Another case of the limitation of the Rotterdam rules is article 26.It state: “if goods are damaged before or after loading and/or discharge from ship, other international instruments have precedence over the provisions of the Rotterdam Rules.” This is to say that the rules are only applicable to the sea portion of the transport in the case of multimodal transport. The rules will be inappropriate and irrelevant to the other portion of carriage be it road or air since they are outside the jurisdiction of the Rotterdam rules. This includes the duration in time that involves before loading or immediately after offloading the consignment from the ship. The application of the Rotterdam rules wholly by sea whether another mode of transport is involved is very ineffective, discriminative and selective. The other effect of this is the creation of uncertainty. (Transport Canada Department of International Marine Policy, 2009).
Still under article 26 (b) the extent/limit of the liability is almost unpredictable. This is because many factors come into play that affects the article 26(b). The ultimate result is the contribution of limitations by the Rotterdam rules coupled with other instruments on the contract being affected. This effect is highly determined by the stage in freight which the consignment has reached when there was a case of damage or lateness (delay) was experienced. It becomes more difficult to project the limits of liability due to the many and varying laws of every country the consignment may travel through. This becomes more complex for the parties bound by the contract when other unimodal conventions that are applied on global scales have an effect on the contract (Transport Canada Department of International Marine Policy, 2009).
The article is also ludicrously involved in placing unrealistic demands on the claimant. The claimant is charged with an onerous task of correctly speculating and singling out the claims which only the shipper is familiar with. This is because it is only the carrier is in a position to give an account of the liabilities s/he experienced during freight using different unimodal conventions. It would be more appropriate if the Rotterdam rules were applicable through out the freight of the consignment regardless of the mode of transport instead of limiting it to sea carriage only (Bovio, 2009).
Finally, chapters 14 and 15 are not mandatory. The two chapters focus on jurisdiction and arbitration respectively. The nations that have subscribed to the Rotterdam rules have the option of either to opt-in or opt-out as far as jurisdiction and arbitration. Chapter 14, article 74 talks about jurisdiction of the convention. It states that, “this chapter shall bind only Contracting states that declare that they will be bound by the Rules”. Chapter 15, article 78 talks on arbitration. The same choice to either opt-in or opt-out applies to these nations that subscribe to be the Rotterdam rules. The result is a checkered membership comprising of certain nations that are fully bound by Rotterdam rules including chapter 14 and 15. On the other hand, there is a group of nations which still subscribe to the Rotterdam rules but they are not governed by either the arbitrations or the jurisdictions or both. In the process of international commerce, parties that are bound by the Rotterdam jurisdictions and arbitrations will be compelled to confirm that their trade partner conforms to them in the event of multimodal transportation of consignment. In the event that the partner has opted-out of the jurisdiction and arbitration of chapters 1 4 and 15 respectively, there will be another path to be taken in doing business with them. They will be required to employ a different jurisdiction that will be able to accommodate both parties which are interested. The arbitrations and jurisdictions that will be adopted will now be used to cement the common interest and govern the contract between these two parties (Canadian International Freight Forwarders Association, 2009).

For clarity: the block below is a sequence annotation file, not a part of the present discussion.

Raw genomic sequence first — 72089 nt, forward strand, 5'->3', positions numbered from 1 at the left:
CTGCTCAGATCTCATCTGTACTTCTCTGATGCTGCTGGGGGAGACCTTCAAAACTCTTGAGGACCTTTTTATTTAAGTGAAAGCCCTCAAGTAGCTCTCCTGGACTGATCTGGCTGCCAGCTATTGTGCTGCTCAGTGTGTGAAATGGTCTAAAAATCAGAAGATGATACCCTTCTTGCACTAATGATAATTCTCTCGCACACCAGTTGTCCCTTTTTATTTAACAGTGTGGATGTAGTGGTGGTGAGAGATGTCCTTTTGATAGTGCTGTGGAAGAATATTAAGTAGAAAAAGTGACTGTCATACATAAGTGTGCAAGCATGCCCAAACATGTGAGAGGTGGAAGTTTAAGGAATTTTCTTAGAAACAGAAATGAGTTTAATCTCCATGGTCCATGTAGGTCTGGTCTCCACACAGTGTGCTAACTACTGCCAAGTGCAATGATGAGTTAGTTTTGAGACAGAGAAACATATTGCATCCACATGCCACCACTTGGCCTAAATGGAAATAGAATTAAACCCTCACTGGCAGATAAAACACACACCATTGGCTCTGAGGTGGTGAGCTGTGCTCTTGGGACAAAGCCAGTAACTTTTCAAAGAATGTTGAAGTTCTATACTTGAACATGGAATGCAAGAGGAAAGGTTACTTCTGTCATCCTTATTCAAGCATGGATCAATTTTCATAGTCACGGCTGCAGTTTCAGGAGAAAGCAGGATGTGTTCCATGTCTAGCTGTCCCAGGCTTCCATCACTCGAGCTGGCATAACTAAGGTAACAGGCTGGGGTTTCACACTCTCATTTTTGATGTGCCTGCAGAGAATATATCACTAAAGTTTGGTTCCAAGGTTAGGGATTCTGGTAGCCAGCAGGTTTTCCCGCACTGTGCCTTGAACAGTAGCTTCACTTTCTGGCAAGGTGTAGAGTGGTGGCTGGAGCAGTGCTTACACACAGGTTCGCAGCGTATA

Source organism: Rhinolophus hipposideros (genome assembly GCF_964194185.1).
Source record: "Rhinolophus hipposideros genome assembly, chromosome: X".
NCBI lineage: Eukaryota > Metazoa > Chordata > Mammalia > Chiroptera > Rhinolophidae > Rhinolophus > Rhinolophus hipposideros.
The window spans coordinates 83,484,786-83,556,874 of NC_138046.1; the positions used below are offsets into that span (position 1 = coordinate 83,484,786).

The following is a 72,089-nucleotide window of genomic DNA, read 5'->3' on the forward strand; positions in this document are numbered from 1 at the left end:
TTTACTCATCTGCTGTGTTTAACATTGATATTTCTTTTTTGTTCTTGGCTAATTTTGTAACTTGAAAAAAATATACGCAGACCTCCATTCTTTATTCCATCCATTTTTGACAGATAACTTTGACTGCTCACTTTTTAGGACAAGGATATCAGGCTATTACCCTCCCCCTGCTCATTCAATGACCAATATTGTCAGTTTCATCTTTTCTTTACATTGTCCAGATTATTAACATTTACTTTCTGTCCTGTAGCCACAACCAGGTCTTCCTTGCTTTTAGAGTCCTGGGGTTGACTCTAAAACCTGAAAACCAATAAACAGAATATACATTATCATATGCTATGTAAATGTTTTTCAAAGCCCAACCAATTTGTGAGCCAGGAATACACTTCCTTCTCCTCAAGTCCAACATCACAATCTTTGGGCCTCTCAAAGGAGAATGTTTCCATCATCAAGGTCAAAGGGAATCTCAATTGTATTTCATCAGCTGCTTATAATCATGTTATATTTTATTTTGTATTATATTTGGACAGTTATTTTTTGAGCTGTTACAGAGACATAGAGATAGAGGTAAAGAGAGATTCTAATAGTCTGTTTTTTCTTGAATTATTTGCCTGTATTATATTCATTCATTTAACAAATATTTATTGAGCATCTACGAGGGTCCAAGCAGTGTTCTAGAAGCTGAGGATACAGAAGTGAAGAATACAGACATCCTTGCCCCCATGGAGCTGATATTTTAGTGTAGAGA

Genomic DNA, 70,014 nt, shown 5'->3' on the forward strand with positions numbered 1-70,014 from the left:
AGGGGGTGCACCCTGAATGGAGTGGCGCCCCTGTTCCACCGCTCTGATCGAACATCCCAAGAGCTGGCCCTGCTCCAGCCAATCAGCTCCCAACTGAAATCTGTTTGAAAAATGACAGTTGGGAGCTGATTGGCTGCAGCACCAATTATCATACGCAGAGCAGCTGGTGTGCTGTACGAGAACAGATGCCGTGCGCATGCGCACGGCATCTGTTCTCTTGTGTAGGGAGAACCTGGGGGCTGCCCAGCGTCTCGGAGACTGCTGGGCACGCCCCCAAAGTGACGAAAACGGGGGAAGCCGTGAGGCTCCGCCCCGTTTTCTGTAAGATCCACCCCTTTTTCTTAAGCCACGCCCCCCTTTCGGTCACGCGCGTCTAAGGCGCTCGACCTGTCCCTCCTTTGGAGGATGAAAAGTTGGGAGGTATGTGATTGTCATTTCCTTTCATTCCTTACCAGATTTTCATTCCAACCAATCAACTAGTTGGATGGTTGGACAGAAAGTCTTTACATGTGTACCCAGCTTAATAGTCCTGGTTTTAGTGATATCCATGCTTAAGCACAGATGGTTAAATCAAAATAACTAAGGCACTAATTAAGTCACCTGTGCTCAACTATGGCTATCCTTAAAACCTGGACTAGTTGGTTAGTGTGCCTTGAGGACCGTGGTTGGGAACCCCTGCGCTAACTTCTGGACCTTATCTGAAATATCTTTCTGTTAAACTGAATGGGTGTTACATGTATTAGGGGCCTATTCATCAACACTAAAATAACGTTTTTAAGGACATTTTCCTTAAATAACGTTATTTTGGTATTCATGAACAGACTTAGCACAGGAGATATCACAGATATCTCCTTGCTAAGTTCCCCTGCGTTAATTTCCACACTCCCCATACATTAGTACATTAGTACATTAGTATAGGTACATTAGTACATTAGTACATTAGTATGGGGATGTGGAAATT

The shortfall of this mode of contract signing is that it gets to a point that it becomes perplexing owing to the complexities of conformity and non-conformity of the two different parties to the Rotterdam rules. It is cumbersome to deal with the already laid Rotterdam rules but it becomes more complex when there are differences between the two parties in regards to chapter 14 and 15. It makes international commerce cumbersome and a complex.
Given the many ambiguities in the Rotterdam rules, it is imperative that the rules be revised. It is obvious that the rules give room to misconstrued interpretations and confusion that can turn commercial trade into a medieval and chaotic market. To curtail any opportunities of litigation and any form of discord, all issues that are contentious must be addressed. It is imperative that all countries are put into consideration so that divergent views and policy orientations can be amicable harmonized and coalesced. The marginalized should be given a level playing ground with the big shipping countries. Therefore the first and most important amendment is striking off the volume of contract in article 1. This will exonerate the rules from the most basic criticisms and cynicism to demonstrate their just cause in brining harmony without respect or fear of the countries which are more established and of immense clout.
Flexibility in the rules in order to embrace the other forms of transport would enable the Rotterdam rules to achieve its dreams that were publicized on its preamble. It is high time that these rules become more pragmatic and less hypothetical. Sobriety is the only approach that will be needed to approach the revision of these rules.